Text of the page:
5. Simple Conference Calls

VoIP allows conference bridging, which lets each person connect to the call with a phone number provided by you. It can be a few people or over 100. The VoIP system can answer several calls at once and “bridge” them into the conference call, linking all attendees.

6. Efficient Client/Customer and Team Member Interaction

Standard VoIP offers simple, cost-effective communication within the office and with customers. Mobile VoIP opens a new door to at-home and workplace communication. Today, business doesn’t always take place in an office. Team members work from home or may travel but still need to stay in touch with the home office. Mobile VoIP services use apps that allow mobile devices like smartphones or tablets to send and receive calls using a data connection. Some mobile VoIP services offer video conferencing, a service that’s not a part of a traditional VoIP system.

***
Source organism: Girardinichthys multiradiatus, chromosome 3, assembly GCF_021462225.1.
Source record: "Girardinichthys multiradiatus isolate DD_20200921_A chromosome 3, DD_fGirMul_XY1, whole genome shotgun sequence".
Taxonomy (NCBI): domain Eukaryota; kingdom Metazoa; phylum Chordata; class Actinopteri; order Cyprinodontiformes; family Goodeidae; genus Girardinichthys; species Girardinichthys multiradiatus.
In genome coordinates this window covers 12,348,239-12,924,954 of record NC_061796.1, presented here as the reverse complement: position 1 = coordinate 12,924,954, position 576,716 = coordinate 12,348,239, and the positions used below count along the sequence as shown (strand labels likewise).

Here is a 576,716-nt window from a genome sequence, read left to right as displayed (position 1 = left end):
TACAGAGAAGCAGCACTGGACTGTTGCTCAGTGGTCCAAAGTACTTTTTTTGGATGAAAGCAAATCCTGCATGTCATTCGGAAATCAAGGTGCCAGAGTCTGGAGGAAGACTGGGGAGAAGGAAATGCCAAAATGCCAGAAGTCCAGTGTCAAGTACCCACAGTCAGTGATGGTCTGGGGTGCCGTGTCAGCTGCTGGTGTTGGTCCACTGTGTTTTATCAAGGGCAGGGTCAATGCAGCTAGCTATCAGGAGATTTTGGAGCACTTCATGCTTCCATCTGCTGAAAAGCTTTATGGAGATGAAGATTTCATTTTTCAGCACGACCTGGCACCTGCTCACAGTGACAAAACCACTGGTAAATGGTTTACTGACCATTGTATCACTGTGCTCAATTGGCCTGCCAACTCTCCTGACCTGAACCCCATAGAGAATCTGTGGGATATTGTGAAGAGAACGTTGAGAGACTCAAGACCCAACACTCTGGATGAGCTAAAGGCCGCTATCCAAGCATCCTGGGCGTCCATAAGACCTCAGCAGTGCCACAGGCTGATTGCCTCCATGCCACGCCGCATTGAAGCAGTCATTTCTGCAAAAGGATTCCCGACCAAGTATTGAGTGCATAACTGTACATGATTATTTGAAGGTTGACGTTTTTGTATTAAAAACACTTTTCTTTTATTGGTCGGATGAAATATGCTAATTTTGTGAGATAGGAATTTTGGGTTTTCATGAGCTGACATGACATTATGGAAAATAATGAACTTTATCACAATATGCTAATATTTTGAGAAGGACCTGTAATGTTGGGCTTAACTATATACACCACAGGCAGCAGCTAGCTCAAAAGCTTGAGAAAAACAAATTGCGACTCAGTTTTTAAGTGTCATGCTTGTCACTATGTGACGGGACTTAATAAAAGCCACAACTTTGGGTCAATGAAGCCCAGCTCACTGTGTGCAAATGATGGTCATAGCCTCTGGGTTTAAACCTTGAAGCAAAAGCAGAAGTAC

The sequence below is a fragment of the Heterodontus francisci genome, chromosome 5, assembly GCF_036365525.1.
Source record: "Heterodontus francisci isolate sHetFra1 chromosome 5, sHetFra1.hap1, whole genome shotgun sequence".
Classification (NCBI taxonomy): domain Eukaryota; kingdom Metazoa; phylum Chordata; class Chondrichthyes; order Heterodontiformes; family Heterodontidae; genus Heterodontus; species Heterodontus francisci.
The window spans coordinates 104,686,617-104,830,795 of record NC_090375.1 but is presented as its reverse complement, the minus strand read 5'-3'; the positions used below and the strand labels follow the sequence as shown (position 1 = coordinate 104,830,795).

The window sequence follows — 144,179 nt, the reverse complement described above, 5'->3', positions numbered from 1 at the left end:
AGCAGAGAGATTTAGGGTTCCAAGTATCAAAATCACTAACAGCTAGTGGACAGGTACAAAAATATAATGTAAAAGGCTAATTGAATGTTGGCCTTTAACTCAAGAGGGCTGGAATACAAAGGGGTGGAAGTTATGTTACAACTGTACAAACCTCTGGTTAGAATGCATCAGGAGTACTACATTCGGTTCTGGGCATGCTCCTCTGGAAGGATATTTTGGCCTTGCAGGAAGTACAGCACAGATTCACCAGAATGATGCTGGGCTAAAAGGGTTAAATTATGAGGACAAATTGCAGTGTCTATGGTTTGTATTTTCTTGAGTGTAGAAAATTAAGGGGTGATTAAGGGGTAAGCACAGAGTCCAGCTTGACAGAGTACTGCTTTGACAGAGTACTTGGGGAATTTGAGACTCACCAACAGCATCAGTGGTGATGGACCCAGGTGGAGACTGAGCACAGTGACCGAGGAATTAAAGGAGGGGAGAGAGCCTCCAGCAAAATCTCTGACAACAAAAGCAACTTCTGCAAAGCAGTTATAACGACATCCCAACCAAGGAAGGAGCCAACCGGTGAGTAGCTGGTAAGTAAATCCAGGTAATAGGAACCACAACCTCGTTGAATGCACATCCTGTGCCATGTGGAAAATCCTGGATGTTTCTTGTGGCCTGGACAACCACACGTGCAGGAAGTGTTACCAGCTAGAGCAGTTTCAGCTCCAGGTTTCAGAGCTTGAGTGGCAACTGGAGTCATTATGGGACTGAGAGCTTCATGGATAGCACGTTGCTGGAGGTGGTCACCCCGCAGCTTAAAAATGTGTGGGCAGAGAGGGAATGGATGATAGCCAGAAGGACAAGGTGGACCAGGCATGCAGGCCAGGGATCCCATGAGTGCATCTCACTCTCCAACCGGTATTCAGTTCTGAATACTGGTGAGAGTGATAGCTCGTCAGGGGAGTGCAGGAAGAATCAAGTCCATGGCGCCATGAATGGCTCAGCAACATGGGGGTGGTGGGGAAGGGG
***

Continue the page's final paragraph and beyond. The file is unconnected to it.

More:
VoIP services also allow you to set up how you get notified about voicemails or instant messaging. It can convert the messages into a text or email that’s then sent to a specific mobile device.

7. Scale Up

VoIP offers simple scalability. The cost of adding another employee only includes the cost of a certified phone or VoIP adapter. The ease of scalability keeps overhead low and lets you ramp up your business to fit the needs of team members and customers.

When VoIP Doesn’t Work

VoIP’s advantages run far and wide, but there are a few times when it’s not the best option. If you have a poor Internet connection, landlines and analog phones offer better reliability. Traditional landline phones use a different system other than your Internet, so you can completely lose your Internet and still stay in contact with customers and team members. The same can’t be said for VoIP.

Another downfall of VoIP systems is power outages. Outages that affect your Internet connection will also take out your phone system. It’s a risk that you take when your services are bundled. Most of the time, it’s a strength, but in a blackout, it’s a weakness.

Hosted vs. Cloud VoIP Systems

VoIP systems can either be hosted or cloud-based. A hosted VoIP system is managed and maintained by the service provider by and for a single business. That may take place on or off-site, but for large businesses, it’s a streamlined way to manage internal and external communication.